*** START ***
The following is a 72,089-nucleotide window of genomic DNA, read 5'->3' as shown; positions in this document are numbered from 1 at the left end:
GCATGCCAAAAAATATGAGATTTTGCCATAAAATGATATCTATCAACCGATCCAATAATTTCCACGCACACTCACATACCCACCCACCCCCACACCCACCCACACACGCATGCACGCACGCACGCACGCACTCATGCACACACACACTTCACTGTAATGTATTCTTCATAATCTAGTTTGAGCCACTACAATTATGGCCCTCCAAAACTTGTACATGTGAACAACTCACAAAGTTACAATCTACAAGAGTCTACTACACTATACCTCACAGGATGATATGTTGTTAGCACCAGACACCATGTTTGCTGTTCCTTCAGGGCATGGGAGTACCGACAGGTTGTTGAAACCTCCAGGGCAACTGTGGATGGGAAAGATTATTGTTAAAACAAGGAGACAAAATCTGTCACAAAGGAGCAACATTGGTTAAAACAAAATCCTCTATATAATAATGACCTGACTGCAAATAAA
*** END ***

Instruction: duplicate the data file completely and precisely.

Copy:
The following is a 72,089-nucleotide window of genomic DNA, read 5'->3' as shown; positions in this document are numbered from 1 at the left end:
GCATGCCAAAAAATATGAGATTTTGCCATAAAATGATATCTATCAACCGATCCAATAATTTCCACGCACACTCACATACCCACCCACCCCCACACCCACCCACACACGCATGCACGCACGCACGCACGCACTCATGCACACACACACTTCACTGTAATGTATTCTTCATAATCTAGTTTGAGCCACTACAATTATGGCCCTCCAAAACTTGTACATGTGAACAACTCACAAAGTTACAATCTACAAGAGTCTACTACACTATACCTCACAGGATGATATGTTGTTAGCACCAGACACCATGTTTGCTGTTCCTTCAGGGCATGGGAGTACCGACAGGTTGTTGAAACCTCCAGGGCAACTGTGGATGGGAAAGATTATTGTTAAAACAAGGAGACAAAATCTGTCACAAAGGAGCAACATTGGTTAAAACAAAATCCTCTATATAATAATGACCTGACTGCAAATAAA